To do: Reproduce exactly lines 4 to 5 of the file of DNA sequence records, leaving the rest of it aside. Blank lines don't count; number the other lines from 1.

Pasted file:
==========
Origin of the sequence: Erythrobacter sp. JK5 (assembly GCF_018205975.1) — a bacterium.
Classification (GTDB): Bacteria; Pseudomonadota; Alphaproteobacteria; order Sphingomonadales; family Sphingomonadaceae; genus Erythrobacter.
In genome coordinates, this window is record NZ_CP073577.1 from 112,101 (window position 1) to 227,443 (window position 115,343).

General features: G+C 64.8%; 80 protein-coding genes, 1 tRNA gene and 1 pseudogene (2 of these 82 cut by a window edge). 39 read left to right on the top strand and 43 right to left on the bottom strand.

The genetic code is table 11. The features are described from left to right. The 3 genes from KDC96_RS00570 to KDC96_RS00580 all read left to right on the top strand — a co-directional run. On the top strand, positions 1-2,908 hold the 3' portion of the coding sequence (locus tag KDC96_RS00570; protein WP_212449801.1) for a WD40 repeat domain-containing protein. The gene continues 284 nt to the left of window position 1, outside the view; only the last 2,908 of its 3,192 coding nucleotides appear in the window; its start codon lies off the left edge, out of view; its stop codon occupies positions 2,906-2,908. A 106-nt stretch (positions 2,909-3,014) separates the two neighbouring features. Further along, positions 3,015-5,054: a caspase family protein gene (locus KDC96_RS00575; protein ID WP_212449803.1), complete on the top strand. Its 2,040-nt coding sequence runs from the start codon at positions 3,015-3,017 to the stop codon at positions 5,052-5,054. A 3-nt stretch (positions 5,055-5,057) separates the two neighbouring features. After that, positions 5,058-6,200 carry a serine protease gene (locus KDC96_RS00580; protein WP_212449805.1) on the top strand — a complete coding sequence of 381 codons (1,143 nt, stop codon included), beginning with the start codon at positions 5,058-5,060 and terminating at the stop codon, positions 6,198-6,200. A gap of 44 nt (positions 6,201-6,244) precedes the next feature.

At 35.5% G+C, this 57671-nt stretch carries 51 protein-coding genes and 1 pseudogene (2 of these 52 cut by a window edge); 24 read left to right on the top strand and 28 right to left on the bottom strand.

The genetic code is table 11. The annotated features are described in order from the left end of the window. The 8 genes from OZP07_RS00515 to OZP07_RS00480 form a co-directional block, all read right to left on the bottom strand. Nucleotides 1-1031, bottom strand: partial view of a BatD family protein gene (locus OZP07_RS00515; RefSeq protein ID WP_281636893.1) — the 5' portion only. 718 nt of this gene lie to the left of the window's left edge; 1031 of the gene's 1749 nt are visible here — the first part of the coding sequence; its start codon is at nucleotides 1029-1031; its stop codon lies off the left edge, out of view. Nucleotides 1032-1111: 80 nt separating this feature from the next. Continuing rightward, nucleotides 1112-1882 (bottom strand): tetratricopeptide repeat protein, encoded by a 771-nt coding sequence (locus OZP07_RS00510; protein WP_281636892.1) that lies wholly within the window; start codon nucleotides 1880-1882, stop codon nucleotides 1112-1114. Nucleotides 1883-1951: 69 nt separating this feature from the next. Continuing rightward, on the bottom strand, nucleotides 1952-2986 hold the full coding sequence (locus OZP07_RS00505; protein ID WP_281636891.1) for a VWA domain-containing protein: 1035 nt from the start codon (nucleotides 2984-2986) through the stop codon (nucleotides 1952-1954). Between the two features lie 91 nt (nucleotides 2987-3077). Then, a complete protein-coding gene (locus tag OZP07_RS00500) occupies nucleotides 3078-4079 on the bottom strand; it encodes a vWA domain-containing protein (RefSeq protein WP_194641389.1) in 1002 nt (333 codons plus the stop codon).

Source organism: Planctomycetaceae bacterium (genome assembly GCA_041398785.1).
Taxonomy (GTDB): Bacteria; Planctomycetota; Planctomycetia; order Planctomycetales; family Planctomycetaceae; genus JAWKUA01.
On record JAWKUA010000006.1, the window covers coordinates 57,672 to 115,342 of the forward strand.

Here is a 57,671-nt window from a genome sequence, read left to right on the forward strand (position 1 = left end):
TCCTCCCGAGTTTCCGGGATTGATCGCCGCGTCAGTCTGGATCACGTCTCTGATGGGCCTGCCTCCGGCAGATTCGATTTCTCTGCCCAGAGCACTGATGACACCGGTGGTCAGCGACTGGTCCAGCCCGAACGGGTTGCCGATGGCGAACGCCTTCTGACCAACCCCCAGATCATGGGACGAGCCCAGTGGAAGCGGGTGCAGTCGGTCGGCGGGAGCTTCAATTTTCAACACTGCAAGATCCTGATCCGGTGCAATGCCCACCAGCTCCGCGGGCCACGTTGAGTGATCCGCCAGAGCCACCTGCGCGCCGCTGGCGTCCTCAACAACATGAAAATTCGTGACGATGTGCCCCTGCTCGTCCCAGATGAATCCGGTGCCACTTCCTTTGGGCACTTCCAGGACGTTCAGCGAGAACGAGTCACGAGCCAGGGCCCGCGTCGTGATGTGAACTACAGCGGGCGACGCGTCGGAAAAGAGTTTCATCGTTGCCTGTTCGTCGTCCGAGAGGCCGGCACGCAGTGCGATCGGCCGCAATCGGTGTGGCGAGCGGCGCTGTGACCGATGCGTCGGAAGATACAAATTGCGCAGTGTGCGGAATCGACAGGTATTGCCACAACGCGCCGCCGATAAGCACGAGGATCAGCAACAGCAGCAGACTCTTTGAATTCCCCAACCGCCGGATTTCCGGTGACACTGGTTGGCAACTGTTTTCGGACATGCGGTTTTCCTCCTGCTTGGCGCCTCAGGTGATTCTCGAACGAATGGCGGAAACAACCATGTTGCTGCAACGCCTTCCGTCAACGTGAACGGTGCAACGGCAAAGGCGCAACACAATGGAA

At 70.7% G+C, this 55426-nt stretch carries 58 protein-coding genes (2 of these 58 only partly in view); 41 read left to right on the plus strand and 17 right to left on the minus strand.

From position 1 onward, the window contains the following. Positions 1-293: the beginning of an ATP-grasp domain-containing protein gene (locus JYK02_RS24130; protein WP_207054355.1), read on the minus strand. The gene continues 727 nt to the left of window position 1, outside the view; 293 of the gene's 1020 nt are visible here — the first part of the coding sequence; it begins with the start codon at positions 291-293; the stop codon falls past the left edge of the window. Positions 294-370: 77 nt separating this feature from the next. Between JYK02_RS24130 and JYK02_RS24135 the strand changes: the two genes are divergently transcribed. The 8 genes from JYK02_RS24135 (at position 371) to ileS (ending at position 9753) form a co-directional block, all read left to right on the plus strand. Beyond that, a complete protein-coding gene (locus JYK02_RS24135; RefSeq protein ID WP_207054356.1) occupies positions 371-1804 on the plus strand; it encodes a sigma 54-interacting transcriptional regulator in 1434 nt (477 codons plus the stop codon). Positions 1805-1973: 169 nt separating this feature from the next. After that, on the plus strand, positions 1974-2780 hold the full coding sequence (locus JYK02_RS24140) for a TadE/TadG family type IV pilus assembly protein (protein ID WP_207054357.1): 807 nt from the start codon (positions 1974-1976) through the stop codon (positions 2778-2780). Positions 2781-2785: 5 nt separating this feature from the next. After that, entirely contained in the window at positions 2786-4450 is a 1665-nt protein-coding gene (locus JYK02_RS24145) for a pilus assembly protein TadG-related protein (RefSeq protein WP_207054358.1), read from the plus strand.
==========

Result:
General features: G+C 64.8%; 80 protein-coding genes, 1 tRNA gene and 1 pseudogene (2 of these 82 cut by a window edge). 39 read left to right on the top strand and 43 right to left on the bottom strand.

The genetic code is table 11. The features are described from left to right. The 3 genes from KDC96_RS00570 to KDC96_RS00580 all read left to right on the top strand — a co-directional run. On the top strand, positions 1-2,908 hold the 3' portion of the coding sequence (locus tag KDC96_RS00570; protein WP_212449801.1) for a WD40 repeat domain-containing protein. The gene continues 284 nt to the left of window position 1, outside the view; only the last 2,908 of its 3,192 coding nucleotides appear in the window; its start codon lies off the left edge, out of view; its stop codon occupies positions 2,906-2,908. A 106-nt stretch (positions 2,909-3,014) separates the two neighbouring features. Further along, positions 3,015-5,054: a caspase family protein gene (locus KDC96_RS00575; protein ID WP_212449803.1), complete on the top strand. Its 2,040-nt coding sequence runs from the start codon at positions 3,015-3,017 to the stop codon at positions 5,052-5,054. A 3-nt stretch (positions 5,055-5,057) separates the two neighbouring features. After that, positions 5,058-6,200 carry a serine protease gene (locus KDC96_RS00580; protein WP_212449805.1) on the top strand — a complete coding sequence of 381 codons (1,143 nt, stop codon included), beginning with the start codon at positions 5,058-5,060 and terminating at the stop codon, positions 6,198-6,200. A gap of 44 nt (positions 6,201-6,244) precedes the next feature.